“Pennsylvania cannot afford to go backward by ending the governor’s disaster declaration too early,” said Boockvar. “We must continue to support our licensed professionals and continue the services that Pennsylvanians need in order to move the commonwealth forward in a successful response to this pandemic.”
Department of Labor & Industry (L&I) Secretary Jerry Oleksiak similarly highlighted the importance of the disaster declaration to help Pennsylvanians who are out of work get the unemployment compensation benefits they deserve and reduce costs for employers during the COVID-19 pandemic. In a recent press call, he said that prematurely ending the disaster declaration will increase the burden on workers and the employers who depend on them.
“Many Pennsylvanians are out of work because of the pandemic and the governor’s disaster declaration is helping them to more quickly and easily get unemployment benefits,” said Secretary Oleksiak. “These benefits are a lifeline to many families at a time of great need in their lives. The disaster declaration is also helping to lower costs for employers across the state who don’t have to pay for COVID-related claims by their employees.”
The disaster declaration enabled L&I to waive the one-week waiting period and job search and work registration requirements for claimants and provide many contributory and reimbursable employers with automatic relief from benefit charges. Those advantages will be lost when the disaster declaration ends.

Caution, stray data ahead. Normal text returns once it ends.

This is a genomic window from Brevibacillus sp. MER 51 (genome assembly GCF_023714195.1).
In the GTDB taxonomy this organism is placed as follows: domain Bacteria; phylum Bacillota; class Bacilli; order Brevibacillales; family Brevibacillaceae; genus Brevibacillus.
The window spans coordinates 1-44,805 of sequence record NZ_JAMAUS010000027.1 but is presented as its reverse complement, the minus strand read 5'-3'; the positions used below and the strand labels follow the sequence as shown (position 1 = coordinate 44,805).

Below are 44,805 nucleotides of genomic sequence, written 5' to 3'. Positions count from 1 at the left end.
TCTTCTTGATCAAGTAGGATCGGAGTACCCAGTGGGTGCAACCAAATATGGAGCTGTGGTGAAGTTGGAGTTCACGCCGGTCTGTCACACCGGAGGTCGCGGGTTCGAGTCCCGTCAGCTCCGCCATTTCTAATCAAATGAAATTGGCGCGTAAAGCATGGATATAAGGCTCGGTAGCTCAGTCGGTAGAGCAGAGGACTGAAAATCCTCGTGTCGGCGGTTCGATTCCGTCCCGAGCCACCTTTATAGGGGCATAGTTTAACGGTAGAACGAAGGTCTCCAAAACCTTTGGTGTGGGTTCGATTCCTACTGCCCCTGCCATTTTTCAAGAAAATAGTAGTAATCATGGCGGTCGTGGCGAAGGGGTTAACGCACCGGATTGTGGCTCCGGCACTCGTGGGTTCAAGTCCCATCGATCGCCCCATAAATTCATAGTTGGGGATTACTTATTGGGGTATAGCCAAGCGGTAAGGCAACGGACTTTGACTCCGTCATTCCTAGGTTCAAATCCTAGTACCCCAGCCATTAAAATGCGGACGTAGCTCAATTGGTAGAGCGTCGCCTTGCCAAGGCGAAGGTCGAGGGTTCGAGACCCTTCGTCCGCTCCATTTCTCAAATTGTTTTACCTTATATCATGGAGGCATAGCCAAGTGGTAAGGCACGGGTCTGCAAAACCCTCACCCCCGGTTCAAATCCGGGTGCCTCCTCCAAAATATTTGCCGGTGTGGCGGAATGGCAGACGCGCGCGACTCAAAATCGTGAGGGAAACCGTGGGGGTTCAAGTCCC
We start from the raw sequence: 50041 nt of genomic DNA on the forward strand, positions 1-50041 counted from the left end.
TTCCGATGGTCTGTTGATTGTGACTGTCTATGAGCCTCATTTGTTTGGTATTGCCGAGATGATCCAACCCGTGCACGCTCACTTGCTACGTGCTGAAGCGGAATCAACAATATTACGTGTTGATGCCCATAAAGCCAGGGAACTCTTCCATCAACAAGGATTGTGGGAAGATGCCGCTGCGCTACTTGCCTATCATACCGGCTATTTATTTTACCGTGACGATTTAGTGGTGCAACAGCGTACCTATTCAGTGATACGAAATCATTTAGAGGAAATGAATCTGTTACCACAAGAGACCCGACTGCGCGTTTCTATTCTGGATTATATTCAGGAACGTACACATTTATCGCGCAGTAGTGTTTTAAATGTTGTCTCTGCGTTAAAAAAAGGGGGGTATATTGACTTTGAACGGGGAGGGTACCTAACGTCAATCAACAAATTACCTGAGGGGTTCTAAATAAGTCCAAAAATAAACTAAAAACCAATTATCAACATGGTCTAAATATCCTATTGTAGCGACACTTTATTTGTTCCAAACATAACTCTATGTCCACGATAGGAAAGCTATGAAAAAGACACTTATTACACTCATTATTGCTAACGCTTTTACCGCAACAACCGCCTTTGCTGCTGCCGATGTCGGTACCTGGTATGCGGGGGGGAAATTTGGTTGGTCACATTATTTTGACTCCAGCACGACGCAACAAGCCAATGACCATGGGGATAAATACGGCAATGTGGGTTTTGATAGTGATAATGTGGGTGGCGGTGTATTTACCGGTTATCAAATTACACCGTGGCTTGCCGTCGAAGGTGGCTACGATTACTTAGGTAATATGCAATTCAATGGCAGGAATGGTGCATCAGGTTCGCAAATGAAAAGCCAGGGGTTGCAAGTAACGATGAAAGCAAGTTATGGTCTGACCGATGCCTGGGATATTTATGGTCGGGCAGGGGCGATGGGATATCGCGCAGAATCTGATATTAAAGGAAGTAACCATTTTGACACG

Without the disaster declaration the following would occur:
Costs would increase for employers that contribute to the unemployment fund with the end of automatic relief from charges for COVID-19 related claims. Many employers will pay the full cost of their employee’s UC benefits.
Costs would increase for employers who did not pay the solvency fee for 2020 with the end of the opportunity for more time to pay their COVID-19 related charges or the option to pay without interest until January 1, 2020.
Workers would not receive any benefits for the first week they are out of work because a waiver in Act 9 ends. L&I would also lose the federal funding for the waiting week.
The temporary suspension of work search and work regulation requirements would end.
Since March 15, Pennsylvanians have received more than $16.7 billion in UC benefits, including:
$8.4 billion from regular UC
$7 billion from the Federal Pandemic Unemployment Compensation (FPUC) program (extra $600 per week)
$1.2 billion from the Pandemic Unemployment Assistance (PUA) program
$96 million in extended benefits through Pandemic Emergency Unemployment Compensation (PEUC)
UC Claim Statistics
Since March 15, more than 2.7 million total claims have been filed for unemployment compensation benefits:
2.1 million for regular UC
628,000 for PUA